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J Am Coll Nutr. 2018 Aug;37(6):522-532. doi: 10.1080/07315724.2018.1431161. Epub 2018 Apr 4.

The Association of Dietary and Urinary Sodium With Bone Mineral Density and Risk of Osteoporosis: A Systematic Review and Meta-Analysis.

Author information

1
a Department of Community Nutrition , School of Nutritional Sciences and Dietetics, Tehran University of Medical Sciences , Tehran , Iran.
2
b Obesity and Eating Habits Research Center, Endocrinology and Metabolism Molecular-Cellular Sciences Institute, Tehran University of Medical Sciences , Tehran , Iran.
3
c Endocrinology and Metabolism Research Center, Endocrinology and Metabolism Clinical Sciences Institute, Tehran University of Medical Sciences , Tehran , Iran.
4
d Diabetes Research Center, Endocrinology and Metabolism Clinical Sciences Institute, Tehran University of Medical Sciences , Tehran , Iran.
5
e Department of Community Nutrition , School of Nutrition and Food Science, Isfahan University of Medical Sciences , Isfahan , Iran.

Abstract

OBJECTIVE:

Although some earlier studies have indicated an association between dietary/urinary sodium and bone mass density (BMD), bone mass content (BMC), and the risk of osteoporosis (OS), findings are still conflicting. The aim of this study was to summarize the relation of dietary/urinary sodium with BMD, BMC, and the risk of OS.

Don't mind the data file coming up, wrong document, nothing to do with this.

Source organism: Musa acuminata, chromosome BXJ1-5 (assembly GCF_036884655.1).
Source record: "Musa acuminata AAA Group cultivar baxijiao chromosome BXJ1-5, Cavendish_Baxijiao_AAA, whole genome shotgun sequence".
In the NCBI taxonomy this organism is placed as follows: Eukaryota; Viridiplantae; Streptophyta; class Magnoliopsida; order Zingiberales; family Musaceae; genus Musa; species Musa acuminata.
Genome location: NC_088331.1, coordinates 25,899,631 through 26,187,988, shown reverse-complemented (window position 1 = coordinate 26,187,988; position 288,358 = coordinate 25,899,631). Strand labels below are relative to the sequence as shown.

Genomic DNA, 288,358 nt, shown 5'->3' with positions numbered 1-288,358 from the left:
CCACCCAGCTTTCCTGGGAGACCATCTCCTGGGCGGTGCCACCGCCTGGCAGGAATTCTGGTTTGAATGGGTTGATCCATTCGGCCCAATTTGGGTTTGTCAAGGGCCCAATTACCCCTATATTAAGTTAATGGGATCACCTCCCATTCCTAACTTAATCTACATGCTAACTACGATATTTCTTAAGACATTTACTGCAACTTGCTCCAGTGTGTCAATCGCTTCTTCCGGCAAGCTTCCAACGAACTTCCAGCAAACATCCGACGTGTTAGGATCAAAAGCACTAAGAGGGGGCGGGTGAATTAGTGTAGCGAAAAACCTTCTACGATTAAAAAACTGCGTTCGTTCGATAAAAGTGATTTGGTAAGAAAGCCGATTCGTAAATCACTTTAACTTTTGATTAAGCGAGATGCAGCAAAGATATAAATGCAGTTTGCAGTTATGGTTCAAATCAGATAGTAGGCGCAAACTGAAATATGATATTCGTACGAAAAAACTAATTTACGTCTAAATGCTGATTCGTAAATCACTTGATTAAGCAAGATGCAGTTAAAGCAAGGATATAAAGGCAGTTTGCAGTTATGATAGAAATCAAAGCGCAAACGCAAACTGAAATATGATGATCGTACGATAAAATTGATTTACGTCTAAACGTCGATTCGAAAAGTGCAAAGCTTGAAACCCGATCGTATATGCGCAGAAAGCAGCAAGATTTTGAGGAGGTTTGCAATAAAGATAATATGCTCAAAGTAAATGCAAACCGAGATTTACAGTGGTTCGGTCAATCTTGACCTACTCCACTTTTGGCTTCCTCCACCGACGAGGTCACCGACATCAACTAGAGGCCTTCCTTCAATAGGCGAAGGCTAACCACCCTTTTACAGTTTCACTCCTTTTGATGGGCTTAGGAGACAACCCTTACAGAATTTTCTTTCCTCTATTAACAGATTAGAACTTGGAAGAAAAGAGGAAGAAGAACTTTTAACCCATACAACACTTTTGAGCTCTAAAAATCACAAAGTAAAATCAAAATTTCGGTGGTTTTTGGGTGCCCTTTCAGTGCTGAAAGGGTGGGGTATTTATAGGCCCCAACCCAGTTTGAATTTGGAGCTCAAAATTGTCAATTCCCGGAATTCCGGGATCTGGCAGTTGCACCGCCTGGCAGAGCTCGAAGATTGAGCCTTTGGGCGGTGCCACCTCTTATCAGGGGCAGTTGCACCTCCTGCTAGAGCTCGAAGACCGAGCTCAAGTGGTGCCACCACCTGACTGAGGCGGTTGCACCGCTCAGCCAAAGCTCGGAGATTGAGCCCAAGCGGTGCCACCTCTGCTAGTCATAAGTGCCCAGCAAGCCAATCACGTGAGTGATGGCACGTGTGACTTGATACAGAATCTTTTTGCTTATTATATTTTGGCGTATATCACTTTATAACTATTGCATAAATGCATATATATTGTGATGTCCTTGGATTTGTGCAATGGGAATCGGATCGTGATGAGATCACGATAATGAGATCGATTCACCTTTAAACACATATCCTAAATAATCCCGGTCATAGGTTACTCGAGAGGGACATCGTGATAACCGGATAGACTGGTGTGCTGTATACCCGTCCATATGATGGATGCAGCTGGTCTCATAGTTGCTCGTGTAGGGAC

METHODS:

We conducted a systematic search up to April 2017 in PubMed/MEDLINE, SCOPUS, and Web of Science to find relevant studies. Articles with cross-sectional and cohort designs in which odds ratios (ORs), correlations (r), or beta coefficients were reported for the association between dietary/urinary sodium and OS, BMD, or BMC were included.

RESULTS:

Pooling 11 effect sizes with a total of 39,065 people showed that higher sodium consumption significantly increased the risk of OS (OR = 1.20; 95% confidence interval [CI], 1.02-1.41; p = 0.026), with high heterogeneity among studies (I2 = 68.0%; p = 0.001). Subgroup analyses showed significantly higher risk of OS in premenopausal women (OR = 1.31; 95% CI, 1.01-1.69; p = 0.036), in participants with a mean age older than 50 years (OR = 1.15; 95% CI, 1.04-1.28; p = 0.005), in dietary sodium intake subgroup (OR = 1.45; 95% CI, 1.19-1.77; p < 0.001), and in individuals with adjustment for energy (OR = 1.77; 95% CI, 1.38-2.27; p < 0.001). The correlation coefficients showed no significant association between urinary sodium and BMD (r = -0.46; 95% CI, -0.74 to -0.18; p = 0.02).

CONCLUSIONS:

We found a positive association between sodium intake and the risk of OS, while no association was found with urinary sodium. Furthermore, there was no significant correlation between sodium intake and BMD. Due to high heterogeneity in this research, more studies are suggested.

KEYWORDS:

Salt; bone density; diet; osteoporosis

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